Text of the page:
The adventure begins with Sgt. Janus and his companion, Mrs.
Valerie Havelock-Mayer, on a train for home having just attended a conference
for occult investigators. Aboard the
train is a politician named Clowers and his teenage daughter Laura. When Laura
unexpectedly takes sick, Janus suspects she has been possessed by the ghost of
another young woman whose own life ended tragically on that very train.
As his previous two books, Beard narrates the story from the
first person accounts of the supporting players, never Sgt. Janus himself. Thus
in the first half of the tale, Valerie’s diary entries share that task along
with letters and notations by the other passengers including those written by
the assistant conductor, Gabriel Butters. We soon learn that Butters has knowledge
of an old African magic referred to as “the Dark Track.” Is the train itself
haunted by the specter of a notorious outlaw and what was his connection to the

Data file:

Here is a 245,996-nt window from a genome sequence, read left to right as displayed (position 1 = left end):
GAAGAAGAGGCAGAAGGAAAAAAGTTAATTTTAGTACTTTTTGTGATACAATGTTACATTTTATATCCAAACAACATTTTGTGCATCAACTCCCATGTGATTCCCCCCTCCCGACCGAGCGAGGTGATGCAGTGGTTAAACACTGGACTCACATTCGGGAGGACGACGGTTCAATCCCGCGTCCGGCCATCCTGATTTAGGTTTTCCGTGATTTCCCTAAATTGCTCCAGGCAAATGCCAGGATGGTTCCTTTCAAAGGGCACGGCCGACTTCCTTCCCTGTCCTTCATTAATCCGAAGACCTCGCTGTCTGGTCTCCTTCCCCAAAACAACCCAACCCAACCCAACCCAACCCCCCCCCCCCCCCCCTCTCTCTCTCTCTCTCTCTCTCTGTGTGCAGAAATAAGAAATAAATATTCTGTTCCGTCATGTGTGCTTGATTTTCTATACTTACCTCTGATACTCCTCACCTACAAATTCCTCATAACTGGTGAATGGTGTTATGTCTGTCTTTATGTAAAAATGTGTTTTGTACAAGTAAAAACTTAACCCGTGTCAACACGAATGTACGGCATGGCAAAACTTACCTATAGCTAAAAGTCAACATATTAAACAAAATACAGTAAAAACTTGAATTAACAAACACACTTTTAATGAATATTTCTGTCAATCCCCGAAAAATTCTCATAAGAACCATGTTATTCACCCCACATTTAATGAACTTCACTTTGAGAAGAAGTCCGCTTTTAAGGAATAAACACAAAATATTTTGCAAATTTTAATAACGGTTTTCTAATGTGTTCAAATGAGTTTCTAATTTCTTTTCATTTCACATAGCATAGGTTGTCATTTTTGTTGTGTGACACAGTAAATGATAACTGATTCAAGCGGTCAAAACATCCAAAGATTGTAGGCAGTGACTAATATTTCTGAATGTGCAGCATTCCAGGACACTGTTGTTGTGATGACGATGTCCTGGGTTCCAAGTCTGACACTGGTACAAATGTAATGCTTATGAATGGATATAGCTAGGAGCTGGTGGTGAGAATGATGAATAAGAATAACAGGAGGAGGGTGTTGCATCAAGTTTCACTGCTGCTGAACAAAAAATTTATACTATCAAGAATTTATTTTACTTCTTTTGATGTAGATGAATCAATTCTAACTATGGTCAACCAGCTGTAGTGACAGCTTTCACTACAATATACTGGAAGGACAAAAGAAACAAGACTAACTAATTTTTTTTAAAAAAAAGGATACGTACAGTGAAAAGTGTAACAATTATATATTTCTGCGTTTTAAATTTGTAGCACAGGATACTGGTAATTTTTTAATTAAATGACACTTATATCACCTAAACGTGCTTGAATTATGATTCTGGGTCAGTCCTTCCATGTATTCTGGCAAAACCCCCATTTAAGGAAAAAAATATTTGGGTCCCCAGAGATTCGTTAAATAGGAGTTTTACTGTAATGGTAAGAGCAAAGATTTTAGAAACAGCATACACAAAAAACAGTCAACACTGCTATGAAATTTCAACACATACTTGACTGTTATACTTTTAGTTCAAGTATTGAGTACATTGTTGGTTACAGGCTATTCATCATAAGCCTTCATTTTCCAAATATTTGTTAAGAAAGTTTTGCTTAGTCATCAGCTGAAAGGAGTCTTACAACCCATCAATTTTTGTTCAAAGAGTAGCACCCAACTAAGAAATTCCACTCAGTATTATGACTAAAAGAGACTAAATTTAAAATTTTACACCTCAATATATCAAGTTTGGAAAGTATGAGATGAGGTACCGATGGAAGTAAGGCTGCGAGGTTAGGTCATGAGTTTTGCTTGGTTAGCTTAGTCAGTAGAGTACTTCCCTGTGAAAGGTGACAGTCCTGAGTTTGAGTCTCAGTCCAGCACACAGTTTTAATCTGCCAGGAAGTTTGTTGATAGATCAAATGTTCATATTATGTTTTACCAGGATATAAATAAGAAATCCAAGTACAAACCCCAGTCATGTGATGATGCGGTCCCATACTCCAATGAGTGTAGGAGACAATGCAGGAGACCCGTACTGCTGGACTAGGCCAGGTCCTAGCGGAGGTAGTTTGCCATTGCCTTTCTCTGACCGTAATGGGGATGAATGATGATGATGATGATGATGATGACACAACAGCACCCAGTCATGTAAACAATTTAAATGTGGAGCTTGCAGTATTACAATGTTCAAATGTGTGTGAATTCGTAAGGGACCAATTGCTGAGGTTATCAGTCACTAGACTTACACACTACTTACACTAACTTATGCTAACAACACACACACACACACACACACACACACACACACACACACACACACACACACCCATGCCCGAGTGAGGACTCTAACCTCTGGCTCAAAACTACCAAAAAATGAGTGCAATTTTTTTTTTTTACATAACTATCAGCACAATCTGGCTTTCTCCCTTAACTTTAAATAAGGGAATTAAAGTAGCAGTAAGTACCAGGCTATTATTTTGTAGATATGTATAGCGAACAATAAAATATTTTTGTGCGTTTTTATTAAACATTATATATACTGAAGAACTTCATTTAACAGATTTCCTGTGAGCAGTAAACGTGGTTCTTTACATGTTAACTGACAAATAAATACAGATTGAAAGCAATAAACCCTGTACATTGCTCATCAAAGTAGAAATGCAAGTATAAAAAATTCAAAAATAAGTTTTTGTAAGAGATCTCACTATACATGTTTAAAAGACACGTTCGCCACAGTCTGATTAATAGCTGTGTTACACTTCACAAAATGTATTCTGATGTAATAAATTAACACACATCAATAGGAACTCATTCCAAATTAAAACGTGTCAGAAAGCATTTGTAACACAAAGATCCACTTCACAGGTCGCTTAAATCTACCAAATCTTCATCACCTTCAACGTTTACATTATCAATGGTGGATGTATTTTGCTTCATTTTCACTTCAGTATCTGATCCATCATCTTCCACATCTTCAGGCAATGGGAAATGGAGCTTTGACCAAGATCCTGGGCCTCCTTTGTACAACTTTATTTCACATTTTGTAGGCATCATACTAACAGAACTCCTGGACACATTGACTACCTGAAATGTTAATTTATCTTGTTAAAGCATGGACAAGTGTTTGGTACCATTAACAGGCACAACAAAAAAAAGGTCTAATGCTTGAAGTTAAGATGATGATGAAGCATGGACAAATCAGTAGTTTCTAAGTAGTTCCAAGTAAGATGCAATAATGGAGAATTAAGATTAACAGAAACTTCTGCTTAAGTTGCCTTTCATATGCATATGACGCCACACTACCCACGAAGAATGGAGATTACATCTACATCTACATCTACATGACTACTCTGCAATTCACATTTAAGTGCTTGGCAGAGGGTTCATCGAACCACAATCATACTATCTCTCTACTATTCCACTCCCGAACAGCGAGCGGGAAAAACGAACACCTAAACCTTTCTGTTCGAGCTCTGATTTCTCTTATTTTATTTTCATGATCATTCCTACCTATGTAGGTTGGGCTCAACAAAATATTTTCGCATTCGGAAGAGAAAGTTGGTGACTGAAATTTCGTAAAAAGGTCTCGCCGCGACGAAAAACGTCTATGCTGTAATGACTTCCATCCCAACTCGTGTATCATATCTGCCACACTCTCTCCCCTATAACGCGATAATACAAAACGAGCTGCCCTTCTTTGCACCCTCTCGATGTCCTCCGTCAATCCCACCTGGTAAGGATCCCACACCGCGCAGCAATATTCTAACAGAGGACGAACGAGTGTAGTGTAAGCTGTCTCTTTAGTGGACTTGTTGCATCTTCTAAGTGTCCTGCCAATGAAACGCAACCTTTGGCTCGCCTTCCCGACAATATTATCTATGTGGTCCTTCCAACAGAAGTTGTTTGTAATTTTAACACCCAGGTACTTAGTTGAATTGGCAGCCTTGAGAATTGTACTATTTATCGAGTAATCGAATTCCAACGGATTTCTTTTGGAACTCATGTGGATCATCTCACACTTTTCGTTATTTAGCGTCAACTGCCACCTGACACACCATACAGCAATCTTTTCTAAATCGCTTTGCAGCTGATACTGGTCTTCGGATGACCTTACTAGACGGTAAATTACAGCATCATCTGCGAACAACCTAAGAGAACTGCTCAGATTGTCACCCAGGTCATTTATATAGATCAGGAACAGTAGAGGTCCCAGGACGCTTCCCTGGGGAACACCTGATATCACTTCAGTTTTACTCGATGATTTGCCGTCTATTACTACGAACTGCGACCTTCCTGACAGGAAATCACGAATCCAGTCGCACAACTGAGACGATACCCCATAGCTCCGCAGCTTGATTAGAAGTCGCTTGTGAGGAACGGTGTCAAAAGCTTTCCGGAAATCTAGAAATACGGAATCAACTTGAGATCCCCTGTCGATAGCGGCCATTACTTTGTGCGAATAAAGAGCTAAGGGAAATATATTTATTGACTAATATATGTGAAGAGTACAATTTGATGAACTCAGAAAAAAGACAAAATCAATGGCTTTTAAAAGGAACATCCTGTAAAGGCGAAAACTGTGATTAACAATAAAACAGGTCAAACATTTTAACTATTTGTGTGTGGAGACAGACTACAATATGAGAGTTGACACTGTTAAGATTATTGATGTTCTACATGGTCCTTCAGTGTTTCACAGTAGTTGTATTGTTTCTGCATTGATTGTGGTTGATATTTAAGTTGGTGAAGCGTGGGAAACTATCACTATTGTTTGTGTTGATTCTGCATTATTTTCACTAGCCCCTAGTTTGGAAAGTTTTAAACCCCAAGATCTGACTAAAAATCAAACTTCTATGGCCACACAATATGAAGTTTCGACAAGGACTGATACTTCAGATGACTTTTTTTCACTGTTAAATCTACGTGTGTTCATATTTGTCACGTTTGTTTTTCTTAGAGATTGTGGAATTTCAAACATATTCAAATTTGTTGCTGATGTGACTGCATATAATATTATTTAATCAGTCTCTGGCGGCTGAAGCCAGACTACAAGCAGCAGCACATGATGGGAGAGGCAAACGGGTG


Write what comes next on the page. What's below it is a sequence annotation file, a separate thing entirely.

ghost now controlling Laura?
To solve that mystery, Janus, Valerie and Butters decide to
leave the train at a country station and proceed along the “Dark Track” on
foot. This brings us to the book’s second half where becomes a whole lot more
complex. The trio find themselves in what can only be described as an alternate
timeline…as other people. If that wasn’t confusing enough, they are in Jordon,
a small town dominated by the ironworks factory. It is the hometown of the dead
girl; only here she is still among the living and the mystery of her actions
and their repercussions to the events on the train only deepens.
Beard’s strength as a writer is his use of language to
define his characters. It allows us an intimate glimpse as to their purposes
and motivations. Sadly it is also his weakness as this attention to each
individual flower fogs our view of the entire garden. Meaning quite simply that
at the book’s conclusion neither the principle characters nor we readers are
exactly sure what the actual resolution was. Much like H.P. Lovecraft, Beard is
truly skilled at creating atmosphere and mood, which works beautifully in ghost
stories but we would have appreciated a more defined conclusion. It is our one
and only critique.
“Sgt. Janus on the Dark Track” is unique reading experience one the reader will not soon forget.